The Growing Market for Shark Meat

Piles of dead sharks by Pangea Seed Foundation

Piles of dead sharks by Pangea Seed Foundation


Shark fishing is on the rise

While the shark fin trade is still the biggest offender when it comes to shark mortality, the market for shark meat is also of great concern. In areas where overfishing has decimated other fish populations, sharks are increasingly hunted for their meat. Often the meat by itself would not be worth enough to make shark fishing profitable if the fins weren't also sold. Fishing fleets from around the world supply Asian markets with fins, while the meat is being diverted along separate supply channels to meet demand in growing markets around the world. In some cases, countries with stricter laws will land sharks, fully knowing that they cannot market the meat due to contamination levels. They then pass the meat on to another country with less stringent standards. 

To further complicate the issue, available data of import and exports cover only a portion of what is actually cut and traded. The species of shark being traded is only rarely identified in trade records, making it difficult to trace the sale of endangered species. 

It is a complex dynamic driven by a consumer market that may be ill informed and a commercial fishing industry that aims to stay in business by creating more demand for anything that comes from a shark. 


How is shark prepared?

Unprocessed shark meat is known to spoil quickly and possesses a strong ammonia odor due to its high urea content. Brining the meat or marinating it for an extended period of time can remove the odor.

As cod populations have decreased, dried shark has become increasingly popular in many countries where salt cold has been popular. For the most part, shark meat is cut into steaks and fillets and is prepared similarly to any other large marine fish.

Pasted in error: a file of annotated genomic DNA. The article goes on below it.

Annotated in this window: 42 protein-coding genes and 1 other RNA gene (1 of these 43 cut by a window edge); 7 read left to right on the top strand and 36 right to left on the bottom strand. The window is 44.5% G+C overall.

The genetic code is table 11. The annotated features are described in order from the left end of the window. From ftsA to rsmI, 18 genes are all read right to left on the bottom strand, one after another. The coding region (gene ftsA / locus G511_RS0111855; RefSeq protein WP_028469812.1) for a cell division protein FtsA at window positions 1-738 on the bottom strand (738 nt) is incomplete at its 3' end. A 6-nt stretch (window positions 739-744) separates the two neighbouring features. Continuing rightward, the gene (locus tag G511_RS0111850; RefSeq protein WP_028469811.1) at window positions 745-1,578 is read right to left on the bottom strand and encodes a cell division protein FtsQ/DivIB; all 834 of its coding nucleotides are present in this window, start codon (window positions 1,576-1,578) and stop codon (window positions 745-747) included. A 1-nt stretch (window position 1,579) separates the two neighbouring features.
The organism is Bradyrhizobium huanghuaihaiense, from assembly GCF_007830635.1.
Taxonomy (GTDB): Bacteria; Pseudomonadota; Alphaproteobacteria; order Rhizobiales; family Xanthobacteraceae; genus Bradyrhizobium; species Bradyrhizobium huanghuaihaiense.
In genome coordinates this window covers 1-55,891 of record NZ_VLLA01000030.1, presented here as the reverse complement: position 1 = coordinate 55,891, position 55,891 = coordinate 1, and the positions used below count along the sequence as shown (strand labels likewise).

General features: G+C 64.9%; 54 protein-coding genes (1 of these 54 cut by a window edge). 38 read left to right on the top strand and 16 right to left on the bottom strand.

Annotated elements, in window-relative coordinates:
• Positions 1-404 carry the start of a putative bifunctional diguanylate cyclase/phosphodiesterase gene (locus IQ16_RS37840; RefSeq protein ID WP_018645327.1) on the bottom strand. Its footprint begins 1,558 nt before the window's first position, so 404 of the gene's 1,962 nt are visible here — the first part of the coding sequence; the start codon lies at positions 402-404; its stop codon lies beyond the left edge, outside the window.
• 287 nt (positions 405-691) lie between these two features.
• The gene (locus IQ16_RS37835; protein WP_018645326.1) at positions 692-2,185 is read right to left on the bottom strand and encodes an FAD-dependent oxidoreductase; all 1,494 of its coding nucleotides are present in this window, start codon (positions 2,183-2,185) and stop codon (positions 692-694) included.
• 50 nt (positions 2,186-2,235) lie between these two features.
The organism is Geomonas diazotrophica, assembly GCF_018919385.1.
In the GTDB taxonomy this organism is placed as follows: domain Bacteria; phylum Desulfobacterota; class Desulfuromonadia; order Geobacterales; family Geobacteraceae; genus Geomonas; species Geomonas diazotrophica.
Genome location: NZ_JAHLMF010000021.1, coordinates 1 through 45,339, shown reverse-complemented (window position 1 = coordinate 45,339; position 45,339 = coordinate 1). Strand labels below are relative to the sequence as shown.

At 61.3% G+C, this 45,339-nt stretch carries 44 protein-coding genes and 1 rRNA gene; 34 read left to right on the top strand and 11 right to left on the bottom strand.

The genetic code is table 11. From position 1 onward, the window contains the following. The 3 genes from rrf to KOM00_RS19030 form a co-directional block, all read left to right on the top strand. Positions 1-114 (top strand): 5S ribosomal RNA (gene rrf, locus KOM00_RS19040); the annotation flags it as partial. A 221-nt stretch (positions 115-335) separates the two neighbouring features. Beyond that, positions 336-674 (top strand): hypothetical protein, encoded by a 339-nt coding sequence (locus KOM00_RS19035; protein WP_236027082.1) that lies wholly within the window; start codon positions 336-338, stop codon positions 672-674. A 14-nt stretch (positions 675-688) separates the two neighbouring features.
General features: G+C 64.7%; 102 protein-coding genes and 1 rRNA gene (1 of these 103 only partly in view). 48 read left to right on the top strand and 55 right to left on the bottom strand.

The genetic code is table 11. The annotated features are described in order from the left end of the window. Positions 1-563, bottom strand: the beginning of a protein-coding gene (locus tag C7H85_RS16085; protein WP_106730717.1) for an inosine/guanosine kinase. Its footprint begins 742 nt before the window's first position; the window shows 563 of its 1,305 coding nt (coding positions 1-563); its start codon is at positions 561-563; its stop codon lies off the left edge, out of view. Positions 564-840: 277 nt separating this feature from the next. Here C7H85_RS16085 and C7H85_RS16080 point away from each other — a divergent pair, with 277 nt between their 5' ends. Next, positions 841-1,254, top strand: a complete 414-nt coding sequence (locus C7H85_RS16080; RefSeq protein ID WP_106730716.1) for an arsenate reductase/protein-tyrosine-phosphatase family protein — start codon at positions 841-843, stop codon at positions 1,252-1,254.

In Asia, it is consumed dried, smoked or salted. In Italy, France and the United States, shark meat is served at fancy restaurants to flaunt the chef's culinary skills. There are also localized delicacies such as in Iceland, where they serve h├íkari (buried, fermented and dried shark meat) and Trinidad, where "Bake and Shark" is popular. 


Where is shark meat eaten?

It is eaten in many countries around the world. Most notably in Japan, India, Sri Lanka, North America, Korea, Brazil, Australia, Iceland, the U.K., Germany France, Scandinavia and a number of countries in East Africa. European and North American markets seem to have a preference for dogfish species (a smaller shark), although this is possibly influenced by regulations that prevent the import of larger shark species due to high mercury content. In contrast, demand in South and Central American and Asian markets appear to be mainly for larger species. The Republic of Korea is notable for imports of skate and ray meat. There also seems to be an increased online market for shark jerky. 

Many people may not even realize they are eating sharks. It is often sold under misleading labels and names, such as flake, sea ham, imitation crab and whitefish. Rock salmon, which is really spiny dogfish, used to be commonly used in fish and chips. 

Here is a comprehensive list of names for shark meat published by Vision Dive:


How much shark meat is sold?

Global trade data show the trade in shark meat expanding steadily over the last decade or so. 

121,641 tonnes ($379.8 million) of meat imported in 2011, according to the latest FAO figure. That is a 42% increase from 2000. 

This growth is probably driven in large part by the global demand for seafood. Sharks used to be considered a low grade fish. But since wild fish stock is becoming extremely limited, catching shark has become the alternative. 

Here is an in depth article on the state of European fisheries:

Another reason may also be the implementation of finning regulations that countries have implemented, such as requiring for the carcass to be landed whole (with fins attached) promoting the development of markets for shark meat. 

If you want to dig deeper, read this full report:


Laurel Irvine